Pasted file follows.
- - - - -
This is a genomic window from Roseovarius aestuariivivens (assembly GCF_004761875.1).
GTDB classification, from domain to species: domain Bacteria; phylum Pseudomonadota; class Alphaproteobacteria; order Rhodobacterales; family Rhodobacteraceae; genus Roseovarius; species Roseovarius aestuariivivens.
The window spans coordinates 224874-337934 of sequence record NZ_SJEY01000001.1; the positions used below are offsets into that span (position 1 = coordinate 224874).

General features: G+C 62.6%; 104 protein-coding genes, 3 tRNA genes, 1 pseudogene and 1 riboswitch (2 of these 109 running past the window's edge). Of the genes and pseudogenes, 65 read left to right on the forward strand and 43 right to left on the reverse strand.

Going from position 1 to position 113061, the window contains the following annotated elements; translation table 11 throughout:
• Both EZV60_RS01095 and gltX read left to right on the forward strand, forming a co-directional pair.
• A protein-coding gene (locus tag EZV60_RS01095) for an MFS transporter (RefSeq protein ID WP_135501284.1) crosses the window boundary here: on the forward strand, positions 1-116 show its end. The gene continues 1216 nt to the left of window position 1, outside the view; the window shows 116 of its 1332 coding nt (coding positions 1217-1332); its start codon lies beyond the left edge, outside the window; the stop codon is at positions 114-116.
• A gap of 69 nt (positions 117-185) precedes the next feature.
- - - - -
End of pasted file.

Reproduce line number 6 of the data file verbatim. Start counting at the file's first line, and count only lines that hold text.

• Both EZV60_RS01095 and gltX read left to right on the forward strand, forming a co-directional pair.